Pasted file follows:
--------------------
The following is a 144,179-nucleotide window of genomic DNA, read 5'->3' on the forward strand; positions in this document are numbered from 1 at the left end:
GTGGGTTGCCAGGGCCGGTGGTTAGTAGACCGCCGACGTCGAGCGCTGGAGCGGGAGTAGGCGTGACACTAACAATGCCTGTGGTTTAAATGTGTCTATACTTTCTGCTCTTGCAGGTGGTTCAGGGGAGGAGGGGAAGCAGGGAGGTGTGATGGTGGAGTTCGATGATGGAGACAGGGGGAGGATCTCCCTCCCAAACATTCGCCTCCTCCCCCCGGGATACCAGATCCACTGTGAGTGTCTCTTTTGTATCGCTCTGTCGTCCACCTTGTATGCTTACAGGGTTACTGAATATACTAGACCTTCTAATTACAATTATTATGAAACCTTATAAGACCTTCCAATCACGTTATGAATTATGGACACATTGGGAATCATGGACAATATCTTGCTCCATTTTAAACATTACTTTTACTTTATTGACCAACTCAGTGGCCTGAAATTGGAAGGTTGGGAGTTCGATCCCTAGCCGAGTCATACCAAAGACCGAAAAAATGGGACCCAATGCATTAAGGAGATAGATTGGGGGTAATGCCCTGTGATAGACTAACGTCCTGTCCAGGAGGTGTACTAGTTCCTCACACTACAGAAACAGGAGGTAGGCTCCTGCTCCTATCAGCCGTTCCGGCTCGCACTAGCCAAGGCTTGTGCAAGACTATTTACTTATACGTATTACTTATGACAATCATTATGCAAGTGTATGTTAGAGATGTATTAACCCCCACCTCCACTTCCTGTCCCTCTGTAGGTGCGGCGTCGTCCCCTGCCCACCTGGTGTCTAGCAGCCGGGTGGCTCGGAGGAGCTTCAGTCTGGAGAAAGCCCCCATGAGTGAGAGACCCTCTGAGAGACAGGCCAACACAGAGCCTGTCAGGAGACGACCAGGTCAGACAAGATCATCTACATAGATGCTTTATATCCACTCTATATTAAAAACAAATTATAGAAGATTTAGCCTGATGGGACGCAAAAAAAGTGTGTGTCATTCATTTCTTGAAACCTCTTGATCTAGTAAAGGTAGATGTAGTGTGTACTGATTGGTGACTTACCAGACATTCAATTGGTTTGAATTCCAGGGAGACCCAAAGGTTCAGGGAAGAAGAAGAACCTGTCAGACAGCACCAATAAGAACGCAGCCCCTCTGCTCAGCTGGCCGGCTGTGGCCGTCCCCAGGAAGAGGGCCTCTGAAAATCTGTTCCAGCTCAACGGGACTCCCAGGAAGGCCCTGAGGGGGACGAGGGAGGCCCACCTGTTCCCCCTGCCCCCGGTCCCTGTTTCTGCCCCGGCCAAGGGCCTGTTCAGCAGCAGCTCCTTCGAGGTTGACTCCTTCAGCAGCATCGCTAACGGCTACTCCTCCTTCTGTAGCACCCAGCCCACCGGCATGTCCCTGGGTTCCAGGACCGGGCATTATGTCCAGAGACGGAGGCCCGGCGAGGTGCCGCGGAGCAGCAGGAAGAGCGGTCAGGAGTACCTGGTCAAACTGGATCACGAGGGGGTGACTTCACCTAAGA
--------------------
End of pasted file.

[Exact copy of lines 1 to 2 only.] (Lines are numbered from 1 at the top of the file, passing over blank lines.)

The following is a 144,179-nucleotide window of genomic DNA, read 5'->3' on the forward strand; positions in this document are numbered from 1 at the left end:
GTGGGTTGCCAGGGCCGGTGGTTAGTAGACCGCCGACGTCGAGCGCTGGAGCGGGAGTAGGCGTGACACTAACAATGCCTGTGGTTTAAATGTGTCTATACTTTCTGCTCTTGCAGGTGGTTCAGGGGAGGAGGGGAAGCAGGGAGGTGTGATGGTGGAGTTCGATGATGGAGACAGGGGGAGGATCTCCCTCCCAAACATTCGCCTCCTCCCCCCGGGATACCAGATCCACTGTGAGTGTCTCTTTTGTATCGCTCTGTCGTCCACCTTGTATGCTTACAGGGTTACTGAATATACTAGACCTTCTAATTACAATTATTATGAAACCTTATAAGACCTTCCAATCACGTTATGAATTATGGACACATTGGGAATCATGGACAATATCTTGCTCCATTTTAAACATTACTTTTACTTTATTGACCAACTCAGTGGCCTGAAATTGGAAGGTTGGGAGTTCGATCCCTAGCCGAGTCATACCAAAGACCGAAAAAATGGGACCCAATGCATTAAGGAGATAGATTGGGGGTAATGCCCTGTGATAGACTAACGTCCTGTCCAGGAGGTGTACTAGTTCCTCACACTACAGAAACAGGAGGTAGGCTCCTGCTCCTATCAGCCGTTCCGGCTCGCACTAGCCAAGGCTTGTGCAAGACTATTTACTTATACGTATTACTTATGACAATCATTATGCAAGTGTATGTTAGAGATGTATTAACCCCCACCTCCACTTCCTGTCCCTCTGTAGGTGCGGCGTCGTCCCCTGCCCACCTGGTGTCTAGCAGCCGGGTGGCTCGGAGGAGCTTCAGTCTGGAGAAAGCCCCCATGAGTGAGAGACCCTCTGAGAGACAGGCCAACACAGAGCCTGTCAGGAGACGACCAGGTCAGACAAGATCATCTACATAGATGCTTTATATCCACTCTATATTAAAAACAAATTATAGAAGATTTAGCCTGATGGGACGCAAAAAAAGTGTGTGTCATTCATTTCTTGAAACCTCTTGATCTAGTAAAGGTAGATGTAGTGTGTACTGATTGGTGACTTACCAGACATTCAATTGGTTTGAATTCCAGGGAGACCCAAAGGTTCAGGGAAGAAGAAGAACCTGTCAGACAGCACCAATAAGAACGCAGCCCCTCTGCTCAGCTGGCCGGCTGTGGCCGTCCCCAGGAAGAGGGCCTCTGAAAATCTGTTCCAGCTCAACGGGACTCCCAGGAAGGCCCTGAGGGGGACGAGGGAGGCCCACCTGTTCCCCCTGCCCCCGGTCCCTGTTTCTGCCCCGGCCAAGGGCCTGTTCAGCAGCAGCTCCTTCGAGGTTGACTCCTTCAGCAGCATCGCTAACGGCTACTCCTCCTTCTGTAGCACCCAGCCCACCGGCATGTCCCTGGGTTCCAGGACCGGGCATTATGTCCAGAGACGGAGGCCCGGCGAGGTGCCGCGGAGCAGCAGGAAGAGCGGTCAGGAGTACCTGGTCAAACTGGATCACGAGGGGGTGACTTCACCTAAGA